HOW do you prefer your fictional police officers? By the book, morally upright, a Vera or a Morse? Or the troubled sort, the one who can’t get their wardrobe shut for all the skeletons crammed in there?

The viewer can tell at first glance what kind of copper Chris Carson is in new drama The Responder (BBC1, Monday-Tuesday, 9pm). You don’t get bags under the eyes like that from nights full of sweet dreams.

Played by Martin Freeman, we first encounter the Scouser at a therapy session, where he is telling the counsellor he desperately wants to talk but doesn’t know how or where to begin. “I’m wrapped up in here,” he says, pointing to his head.

Given the average evening of a “first responder” on his Liverpool beat can range from dealing with fights between neighbours to fatal road smashes, there is no denying the demands of the job. There is more to Chris’s story, though, than one or two bad nights at the office. All Chris wants, he says, is to do some good, to make a difference, but is it too late?

The Responder is written by former police officer Tony Schumaker and comes with a convincing air of authenticity. Particularly in the opening episode, Freeman’s portrait of a city copper on the verge has echoes of Training Day, the 2001 movie with Denzel Washington. Just as that drama was deemed a departure for Washington, a walk on the wilder side, so some may see Freeman’s cop as being a long way from lovely Tim in The Office or Bilbo Baggins.

Yet take a look at some of his recent work, from the spiky comedy Breeders and Alan Bennett’s A Chip in the Sugar, to the crime drama A Confession, and The Responder, on which he is credited as a producer, seems an inevitable next step. Even in lighter fare there was depth and edge to Freeman’s characters, be it Watson and his PTSD in Sherlock, or the maddeningly hesitant suitor of Dawn in The Office (which, can you believe, was two decades ago).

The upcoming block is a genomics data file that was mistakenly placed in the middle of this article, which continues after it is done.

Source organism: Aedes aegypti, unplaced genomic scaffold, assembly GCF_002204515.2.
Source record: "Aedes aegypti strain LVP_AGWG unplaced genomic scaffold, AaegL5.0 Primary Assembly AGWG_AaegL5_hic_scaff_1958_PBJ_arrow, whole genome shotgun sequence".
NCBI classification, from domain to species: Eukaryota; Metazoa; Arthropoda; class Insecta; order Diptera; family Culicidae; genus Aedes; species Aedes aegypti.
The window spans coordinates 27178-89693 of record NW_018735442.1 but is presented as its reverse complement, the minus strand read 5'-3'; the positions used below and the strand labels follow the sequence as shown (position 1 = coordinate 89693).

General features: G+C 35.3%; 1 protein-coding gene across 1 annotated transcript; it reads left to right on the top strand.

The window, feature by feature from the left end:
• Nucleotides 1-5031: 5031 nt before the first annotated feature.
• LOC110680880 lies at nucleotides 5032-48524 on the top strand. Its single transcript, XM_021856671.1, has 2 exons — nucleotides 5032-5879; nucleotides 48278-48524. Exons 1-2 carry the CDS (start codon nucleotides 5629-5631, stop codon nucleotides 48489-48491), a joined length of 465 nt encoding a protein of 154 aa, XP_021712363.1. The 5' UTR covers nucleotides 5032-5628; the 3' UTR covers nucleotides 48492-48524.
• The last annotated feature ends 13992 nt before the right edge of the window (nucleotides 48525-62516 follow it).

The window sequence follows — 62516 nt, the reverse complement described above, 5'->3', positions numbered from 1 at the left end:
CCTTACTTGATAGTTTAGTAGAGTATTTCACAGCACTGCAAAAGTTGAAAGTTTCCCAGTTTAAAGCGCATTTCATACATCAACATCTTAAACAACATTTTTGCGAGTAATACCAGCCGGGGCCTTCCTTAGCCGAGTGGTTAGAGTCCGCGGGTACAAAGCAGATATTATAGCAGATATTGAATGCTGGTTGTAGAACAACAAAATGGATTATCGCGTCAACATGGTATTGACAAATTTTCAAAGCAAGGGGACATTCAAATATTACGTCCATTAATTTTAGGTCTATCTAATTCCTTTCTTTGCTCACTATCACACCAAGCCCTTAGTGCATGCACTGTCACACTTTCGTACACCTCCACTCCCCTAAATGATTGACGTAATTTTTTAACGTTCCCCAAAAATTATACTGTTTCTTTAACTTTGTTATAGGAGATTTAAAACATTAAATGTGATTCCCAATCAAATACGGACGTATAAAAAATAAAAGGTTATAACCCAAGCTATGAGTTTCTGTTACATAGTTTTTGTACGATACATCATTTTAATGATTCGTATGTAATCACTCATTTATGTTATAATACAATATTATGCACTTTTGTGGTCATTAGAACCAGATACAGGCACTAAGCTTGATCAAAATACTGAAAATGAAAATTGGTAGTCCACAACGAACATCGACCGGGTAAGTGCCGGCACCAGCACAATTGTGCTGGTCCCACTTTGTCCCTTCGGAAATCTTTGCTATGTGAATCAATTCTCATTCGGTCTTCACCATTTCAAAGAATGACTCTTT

Now, if you have a Downton Abbey shaped hole in your life – and who does not? – may we cordially invite you to partake of The Gilded Age (Sky Atlantic and streaming service NOW from Tuesday). Created, executive produced and co-written by Julian Fellowes, the fellow behind Downton, it is a lavishly rendered tale of new money clashing with old in late 19th century New York.

A star turn is provided by Christine Baranski, playing snooty grande dame Agnes van Rhijn) with Cynthia Nixon (Sex and the City) as her spinster sister, Ada. Living near them on Fifth Avenue are the spectacularly rich Russell family. Their wealth deriving from industry, the Russells have everything money can buy except a position in high society.

The link between the two households is recently orphaned Marian Brook (Louisa Jacobson), who has come to New York to live with her aunts Agnes and Ada. With headstrong Marian having new fangled ideas about a more equal society built on merit there are bound to be fireworks ahead.

Upstairs and downstairs there are waspish aunts, gossipy servants, haughty butlers, and ambitious ladies and their maids, much like Downton but with American accents. There is even a dog, with Pumpkin the King Charles taking the place of the late, great Isis as the pooch of the piece.

The costumes and settings are fabulous, particularly the Russells’ new mansion, and it is fascinating to see New York take shape as new money floods in.

If you have managed to beat the Covid times and get on a train lately you might have seen the presenter of Great Coastal Railway Journeys (BBC2, Monday-Friday, 6.30pm) on your travels. Red of trouser, orange of bobble hat, windswept countenance, brings back memories of the 1997 General Election? It’s that man Portillo again, and next week he, and his ever more retina-searing wardrobe, is in Scotland.

His five-part, 300-mile journey along the east coast of Scotland starts in Dunbar and takes him to Edinburgh, Stirling, Kirkcaldy (pronounced correctly), St Andrews, then Aberdeen before finishing at Peterhead. Along the way, as is his custom, he takes in the historical sights in the company of the best experts the researchers can find. If they are not around he gives viewers the benefit of his own opinions.

Portillo visited his grandparents in Kirkcaldy most summers, so he knows the area generally. There is still much for him to discover and experience though, from visiting Bass Rock to climbing Arthur’s Seat for the first time. Edinburgh, he coos, is “one of Britain’s most beautiful and distinguished cities”.Much of the praise is delivered while sporting a plaid suit complete with a tie in a luminous blue and green tartan. Splendid.